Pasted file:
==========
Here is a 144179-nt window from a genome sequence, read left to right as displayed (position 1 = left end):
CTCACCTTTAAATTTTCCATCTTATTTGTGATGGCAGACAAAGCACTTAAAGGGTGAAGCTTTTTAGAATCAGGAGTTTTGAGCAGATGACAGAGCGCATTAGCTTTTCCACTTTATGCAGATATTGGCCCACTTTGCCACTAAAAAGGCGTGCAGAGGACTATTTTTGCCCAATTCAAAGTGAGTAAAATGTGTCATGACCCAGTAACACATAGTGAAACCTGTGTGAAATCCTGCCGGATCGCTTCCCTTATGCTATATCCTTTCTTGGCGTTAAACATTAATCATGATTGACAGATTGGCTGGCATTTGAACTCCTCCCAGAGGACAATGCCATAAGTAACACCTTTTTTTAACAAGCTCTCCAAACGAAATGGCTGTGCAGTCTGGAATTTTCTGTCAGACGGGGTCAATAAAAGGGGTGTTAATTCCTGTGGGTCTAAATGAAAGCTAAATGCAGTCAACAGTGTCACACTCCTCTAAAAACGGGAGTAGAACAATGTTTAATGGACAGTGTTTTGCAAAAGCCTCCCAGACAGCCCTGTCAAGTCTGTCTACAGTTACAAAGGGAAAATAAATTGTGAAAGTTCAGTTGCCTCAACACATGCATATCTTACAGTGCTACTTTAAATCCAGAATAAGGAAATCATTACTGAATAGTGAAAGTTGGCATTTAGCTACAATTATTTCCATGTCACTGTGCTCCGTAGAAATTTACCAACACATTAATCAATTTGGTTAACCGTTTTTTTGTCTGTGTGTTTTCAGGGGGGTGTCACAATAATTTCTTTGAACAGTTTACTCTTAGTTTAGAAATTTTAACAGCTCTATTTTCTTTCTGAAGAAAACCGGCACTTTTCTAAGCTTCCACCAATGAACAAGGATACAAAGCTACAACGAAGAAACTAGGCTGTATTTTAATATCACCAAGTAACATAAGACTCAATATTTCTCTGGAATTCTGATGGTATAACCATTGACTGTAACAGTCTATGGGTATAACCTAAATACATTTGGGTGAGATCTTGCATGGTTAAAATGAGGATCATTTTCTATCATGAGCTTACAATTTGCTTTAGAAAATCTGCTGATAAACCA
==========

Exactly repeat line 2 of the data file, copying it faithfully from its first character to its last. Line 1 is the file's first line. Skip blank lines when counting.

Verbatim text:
CTCACCTTTAAATTTTCCATCTTATTTGTGATGGCAGACAAAGCACTTAAAGGGTGAAGCTTTTTAGAATCAGGAGTTTTGAGCAGATGACAGAGCGCATTAGCTTTTCCACTTTATGCAGATATTGGCCCACTTTGCCACTAAAAAGGCGTGCAGAGGACTATTTTTGCCCAATTCAAAGTGAGTAAAATGTGTCATGACCCAGTAACACATAGTGAAACCTGTGTGAAATCCTGCCGGATCGCTTCCCTTATGCTATATCCTTTCTTGGCGTTAAACATTAATCATGATTGACAGATTGGCTGGCATTTGAACTCCTCCCAGAGGACAATGCCATAAGTAACACCTTTTTTTAACAAGCTCTCCAAACGAAATGGCTGTGCAGTCTGGAATTTTCTGTCAGACGGGGTCAATAAAAGGGGTGTTAATTCCTGTGGGTCTAAATGAAAGCTAAATGCAGTCAACAGTGTCACACTCCTCTAAAAACGGGAGTAGAACAATGTTTAATGGACAGTGTTTTGCAAAAGCCTCCCAGACAGCCCTGTCAAGTCTGTCTACAGTTACAAAGGGAAAATAAATTGTGAAAGTTCAGTTGCCTCAACACATGCATATCTTACAGTGCTACTTTAAATCCAGAATAAGGAAATCATTACTGAATAGTGAAAGTTGGCATTTAGCTACAATTATTTCCATGTCACTGTGCTCCGTAGAAATTTACCAACACATTAATCAATTTGGTTAACCGTTTTTTTGTCTGTGTGTTTTCAGGGGGGTGTCACAATAATTTCTTTGAACAGTTTACTCTTAGTTTAGAAATTTTAACAGCTCTATTTTCTTTCTGAAGAAAACCGGCACTTTTCTAAGCTTCCACCAATGAACAAGGATACAAAGCTACAACGAAGAAACTAGGCTGTATTTTAATATCACCAAGTAACATAAGACTCAATATTTCTCTGGAATTCTGATGGTATAACCATTGACTGTAACAGTCTATGGGTATAACCTAAATACATTTGGGTGAGATCTTGCATGGTTAAAATGAGGATCATTTTCTATCATGAGCTTACAATTTGCTTTAGAAAATCTGCTGATAAACCA